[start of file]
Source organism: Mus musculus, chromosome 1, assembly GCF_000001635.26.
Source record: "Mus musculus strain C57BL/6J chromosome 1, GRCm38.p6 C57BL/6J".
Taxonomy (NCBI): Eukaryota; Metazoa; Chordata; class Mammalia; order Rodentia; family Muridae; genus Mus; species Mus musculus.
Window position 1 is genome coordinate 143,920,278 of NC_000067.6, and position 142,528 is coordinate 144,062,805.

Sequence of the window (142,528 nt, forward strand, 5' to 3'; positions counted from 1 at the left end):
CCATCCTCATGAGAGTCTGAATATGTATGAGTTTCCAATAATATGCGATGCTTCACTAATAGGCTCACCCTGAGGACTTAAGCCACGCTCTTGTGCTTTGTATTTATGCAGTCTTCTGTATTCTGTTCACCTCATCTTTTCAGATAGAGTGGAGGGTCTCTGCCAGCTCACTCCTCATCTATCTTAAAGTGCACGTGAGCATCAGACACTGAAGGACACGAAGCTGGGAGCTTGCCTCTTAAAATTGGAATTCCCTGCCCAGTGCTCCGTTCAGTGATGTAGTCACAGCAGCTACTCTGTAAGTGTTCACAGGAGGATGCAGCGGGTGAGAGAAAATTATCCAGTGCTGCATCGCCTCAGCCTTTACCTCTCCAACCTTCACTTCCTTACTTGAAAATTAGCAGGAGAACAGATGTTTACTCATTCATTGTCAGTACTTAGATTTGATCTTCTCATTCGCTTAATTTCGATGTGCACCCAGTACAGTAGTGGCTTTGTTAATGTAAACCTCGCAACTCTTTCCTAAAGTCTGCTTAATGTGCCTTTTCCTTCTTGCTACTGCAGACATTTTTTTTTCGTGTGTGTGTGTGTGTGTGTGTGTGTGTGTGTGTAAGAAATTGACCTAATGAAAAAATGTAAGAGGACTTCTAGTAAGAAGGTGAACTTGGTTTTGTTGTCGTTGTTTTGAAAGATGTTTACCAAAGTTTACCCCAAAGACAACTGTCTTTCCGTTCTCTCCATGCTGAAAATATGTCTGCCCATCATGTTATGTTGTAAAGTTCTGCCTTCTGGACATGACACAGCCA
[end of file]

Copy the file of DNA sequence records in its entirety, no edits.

Source organism: Mus musculus, chromosome 1, assembly GCF_000001635.26.
Source record: "Mus musculus strain C57BL/6J chromosome 1, GRCm38.p6 C57BL/6J".
Taxonomy (NCBI): Eukaryota; Metazoa; Chordata; class Mammalia; order Rodentia; family Muridae; genus Mus; species Mus musculus.
Window position 1 is genome coordinate 143,920,278 of NC_000067.6, and position 142,528 is coordinate 144,062,805.

Sequence of the window (142,528 nt, forward strand, 5' to 3'; positions counted from 1 at the left end):
CCATCCTCATGAGAGTCTGAATATGTATGAGTTTCCAATAATATGCGATGCTTCACTAATAGGCTCACCCTGAGGACTTAAGCCACGCTCTTGTGCTTTGTATTTATGCAGTCTTCTGTATTCTGTTCACCTCATCTTTTCAGATAGAGTGGAGGGTCTCTGCCAGCTCACTCCTCATCTATCTTAAAGTGCACGTGAGCATCAGACACTGAAGGACACGAAGCTGGGAGCTTGCCTCTTAAAATTGGAATTCCCTGCCCAGTGCTCCGTTCAGTGATGTAGTCACAGCAGCTACTCTGTAAGTGTTCACAGGAGGATGCAGCGGGTGAGAGAAAATTATCCAGTGCTGCATCGCCTCAGCCTTTACCTCTCCAACCTTCACTTCCTTACTTGAAAATTAGCAGGAGAACAGATGTTTACTCATTCATTGTCAGTACTTAGATTTGATCTTCTCATTCGCTTAATTTCGATGTGCACCCAGTACAGTAGTGGCTTTGTTAATGTAAACCTCGCAACTCTTTCCTAAAGTCTGCTTAATGTGCCTTTTCCTTCTTGCTACTGCAGACATTTTTTTTTCGTGTGTGTGTGTGTGTGTGTGTGTGTGTGTGTGTAAGAAATTGACCTAATGAAAAAATGTAAGAGGACTTCTAGTAAGAAGGTGAACTTGGTTTTGTTGTCGTTGTTTTGAAAGATGTTTACCAAAGTTTACCCCAAAGACAACTGTCTTTCCGTTCTCTCCATGCTGAAAATATGTCTGCCCATCATGTTATGTTGTAAAGTTCTGCCTTCTGGACATGACACAGCCA